A busy few days lie ahead for the eurozone’s central bankers after a (unintended?) markets shake-up towards the end of last week.
Bullish comments from Mario Draghi, ECB president, on the central bank’s tentative confidence in meeting its inflation target hit bonds and bumped up the euro last Wednesday, sparking what has now been dubbed a “mini-taper tantrum”.
The prospect of the ECB taking away its extraordinary stimulus measures – which have been in place for over two years – sent the euro to a 2017 high and drove 10-year German Bund yields to a three-month high of 0.49 per cent. (Yields rise when prices fall).
The shake-out was not on the same scale as the Fed-induced taper tantrum of 2013. But the sharpness of the rally in the euro was enough to prompt ECB officials to dampen speculation of an imminent policy switch. That’s helped the single currency pull back over 0.4 per cent against the dollar today while yields across the eurozone are slipping.
Markets will now be keeping a close eye on a series of scheduled speeches from ECB officials this week – an opportunity for the central bank’s senior officials to backtrack or underline the possibility that easy money is coming to an end.
First up will be chief economist Peter Praet who is due to speak tomorrow. The usually dovish Mr Praet will be addressing an audience in Rome as part of a panel on the fixed income markets at 13.30 (BST).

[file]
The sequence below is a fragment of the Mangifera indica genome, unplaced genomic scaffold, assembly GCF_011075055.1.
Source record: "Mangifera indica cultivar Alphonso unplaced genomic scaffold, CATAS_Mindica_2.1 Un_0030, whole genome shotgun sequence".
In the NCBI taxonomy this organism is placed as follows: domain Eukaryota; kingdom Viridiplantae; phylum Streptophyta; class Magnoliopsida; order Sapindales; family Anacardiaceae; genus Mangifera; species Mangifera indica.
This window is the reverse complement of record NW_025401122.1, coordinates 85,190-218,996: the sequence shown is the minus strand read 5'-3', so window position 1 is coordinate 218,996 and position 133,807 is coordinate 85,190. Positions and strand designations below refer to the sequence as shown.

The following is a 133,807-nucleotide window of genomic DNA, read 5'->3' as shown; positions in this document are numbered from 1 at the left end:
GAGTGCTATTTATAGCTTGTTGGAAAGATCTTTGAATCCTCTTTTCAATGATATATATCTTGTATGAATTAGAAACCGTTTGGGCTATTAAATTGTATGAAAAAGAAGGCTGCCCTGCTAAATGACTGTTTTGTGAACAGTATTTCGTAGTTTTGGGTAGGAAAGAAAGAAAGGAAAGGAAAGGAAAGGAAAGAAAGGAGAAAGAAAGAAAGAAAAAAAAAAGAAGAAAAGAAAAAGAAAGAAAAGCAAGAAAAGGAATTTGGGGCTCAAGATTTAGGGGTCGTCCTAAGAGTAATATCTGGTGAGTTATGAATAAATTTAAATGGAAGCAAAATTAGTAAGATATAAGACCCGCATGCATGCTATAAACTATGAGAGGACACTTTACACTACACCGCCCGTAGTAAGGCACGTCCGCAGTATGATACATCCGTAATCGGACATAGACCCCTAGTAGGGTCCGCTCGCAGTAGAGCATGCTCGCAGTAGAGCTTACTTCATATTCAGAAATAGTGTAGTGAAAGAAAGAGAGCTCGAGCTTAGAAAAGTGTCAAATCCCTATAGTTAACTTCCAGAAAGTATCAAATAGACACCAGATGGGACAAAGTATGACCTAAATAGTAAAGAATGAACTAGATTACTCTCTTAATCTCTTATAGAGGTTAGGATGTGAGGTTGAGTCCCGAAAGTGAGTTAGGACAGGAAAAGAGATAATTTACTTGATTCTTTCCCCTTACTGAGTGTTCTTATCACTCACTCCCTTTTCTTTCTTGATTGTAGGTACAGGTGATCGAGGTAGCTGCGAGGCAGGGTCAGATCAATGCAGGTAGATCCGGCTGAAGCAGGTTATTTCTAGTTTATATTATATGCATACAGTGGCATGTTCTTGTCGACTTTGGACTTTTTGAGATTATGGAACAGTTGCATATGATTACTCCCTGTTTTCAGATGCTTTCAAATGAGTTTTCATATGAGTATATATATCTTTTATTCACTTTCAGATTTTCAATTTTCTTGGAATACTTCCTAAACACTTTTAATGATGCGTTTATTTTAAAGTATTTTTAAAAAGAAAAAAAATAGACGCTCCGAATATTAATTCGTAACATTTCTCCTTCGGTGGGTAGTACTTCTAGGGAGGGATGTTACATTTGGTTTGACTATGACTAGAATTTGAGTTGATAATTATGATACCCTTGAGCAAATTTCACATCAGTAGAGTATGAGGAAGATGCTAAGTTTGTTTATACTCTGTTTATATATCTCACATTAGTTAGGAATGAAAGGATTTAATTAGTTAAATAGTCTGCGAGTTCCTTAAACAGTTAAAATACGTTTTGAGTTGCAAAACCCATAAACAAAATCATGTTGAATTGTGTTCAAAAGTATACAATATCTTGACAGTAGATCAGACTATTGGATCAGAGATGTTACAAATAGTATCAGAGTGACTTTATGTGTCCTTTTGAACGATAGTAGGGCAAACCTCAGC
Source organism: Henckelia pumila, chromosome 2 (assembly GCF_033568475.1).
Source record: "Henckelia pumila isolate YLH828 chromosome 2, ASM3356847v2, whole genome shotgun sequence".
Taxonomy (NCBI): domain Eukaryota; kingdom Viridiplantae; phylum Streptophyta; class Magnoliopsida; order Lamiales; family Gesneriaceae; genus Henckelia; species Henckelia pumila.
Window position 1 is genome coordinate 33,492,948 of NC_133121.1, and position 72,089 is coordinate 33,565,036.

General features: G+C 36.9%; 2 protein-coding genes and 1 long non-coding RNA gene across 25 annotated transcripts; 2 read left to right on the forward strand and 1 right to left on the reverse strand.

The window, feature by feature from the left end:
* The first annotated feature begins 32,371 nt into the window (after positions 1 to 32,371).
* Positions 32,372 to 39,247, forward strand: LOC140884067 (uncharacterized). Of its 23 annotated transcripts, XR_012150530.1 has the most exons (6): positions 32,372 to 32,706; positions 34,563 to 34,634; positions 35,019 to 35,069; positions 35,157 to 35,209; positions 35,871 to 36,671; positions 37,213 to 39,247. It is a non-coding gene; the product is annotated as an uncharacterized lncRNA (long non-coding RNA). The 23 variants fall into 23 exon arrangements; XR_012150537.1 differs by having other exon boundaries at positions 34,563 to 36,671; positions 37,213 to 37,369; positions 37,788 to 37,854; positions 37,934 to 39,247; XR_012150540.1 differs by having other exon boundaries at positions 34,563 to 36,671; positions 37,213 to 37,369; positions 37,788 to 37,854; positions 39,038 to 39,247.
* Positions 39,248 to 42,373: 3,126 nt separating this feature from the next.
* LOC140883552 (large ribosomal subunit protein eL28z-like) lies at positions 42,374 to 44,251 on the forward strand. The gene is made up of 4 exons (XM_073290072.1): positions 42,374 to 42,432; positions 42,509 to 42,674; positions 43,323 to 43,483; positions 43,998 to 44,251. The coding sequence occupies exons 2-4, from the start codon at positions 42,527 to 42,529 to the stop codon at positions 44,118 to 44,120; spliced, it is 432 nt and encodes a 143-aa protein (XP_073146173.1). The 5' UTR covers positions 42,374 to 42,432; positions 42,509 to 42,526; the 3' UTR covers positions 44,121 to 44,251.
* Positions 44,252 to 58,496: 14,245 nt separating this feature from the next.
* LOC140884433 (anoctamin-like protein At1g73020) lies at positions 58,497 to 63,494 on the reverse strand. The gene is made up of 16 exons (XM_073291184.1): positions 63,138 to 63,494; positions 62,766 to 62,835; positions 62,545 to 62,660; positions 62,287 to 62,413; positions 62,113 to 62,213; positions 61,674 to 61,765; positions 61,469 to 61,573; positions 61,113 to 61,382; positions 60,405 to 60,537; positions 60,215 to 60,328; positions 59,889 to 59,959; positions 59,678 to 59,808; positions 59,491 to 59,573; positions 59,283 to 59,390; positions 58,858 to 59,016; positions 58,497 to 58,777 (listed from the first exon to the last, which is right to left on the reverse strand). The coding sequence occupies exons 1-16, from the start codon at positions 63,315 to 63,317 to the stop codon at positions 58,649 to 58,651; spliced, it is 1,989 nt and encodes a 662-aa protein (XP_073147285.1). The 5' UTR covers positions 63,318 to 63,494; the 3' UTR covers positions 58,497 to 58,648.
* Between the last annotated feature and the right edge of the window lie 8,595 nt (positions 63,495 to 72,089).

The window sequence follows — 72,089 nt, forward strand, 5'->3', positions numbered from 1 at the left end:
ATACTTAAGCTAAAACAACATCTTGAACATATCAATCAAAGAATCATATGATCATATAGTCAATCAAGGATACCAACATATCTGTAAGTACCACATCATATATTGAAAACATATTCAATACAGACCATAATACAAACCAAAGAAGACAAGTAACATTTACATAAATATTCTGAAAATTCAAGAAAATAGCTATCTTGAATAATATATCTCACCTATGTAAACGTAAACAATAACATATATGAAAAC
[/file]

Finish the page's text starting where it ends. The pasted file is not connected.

He will be followed later in the day by executive board member Yves Mersch, while Germany’s hawkish Jens Weidmann will be speaking on Thursday, just ahead of the release of the minutes of the ECB’s latest policy meeting – when Mr Draghi ruled out the prospect of lowering rates from record levels.
Most analysts are expecting the central bank’s doves to come out in force to repeat that inflation remains below target while inflationary pressures are still subdued.
“Markets will be hanging onto the words of the ECB,” said Viraj Patel, FX strategist at ING.
Ken Wattret at TS Lombard notes the ECB’s communication has a new tricky balance to strike:
[The ECB] wants to avoid an excessive market reaction. But at the same time, it must get the message across that a policy adjustment is required.
He adds that Mr Draghi’s speech in the Portuguese mountain town of Sintra “should not have come as a total shock”:
June’s decision to remove the easing bias on policy rates despite low inflation, and the rationale behind the decision, should have been a warning to markets.
It was made clear that the decision reflected the diminished risk of deflation and increased confidence about the outlook for underlying inflation due to sustained above-trend growth and the declining unemployment rate.
Gilles Moec, Europe economist at Bank of America Merrill Lynch, thinks Mr Draghi’s intervention was intended to lay the groundwork for a tapering announcement due in the second half of the year.
With the ECB already facing pressures due to its capital key rulings (which limit bond holdings to 33 per cent of any member state country), Mr Moec expects a €20bn a month cutback on bond purchases from October. He forecasts QE will come to an end entirely by the end of 2018.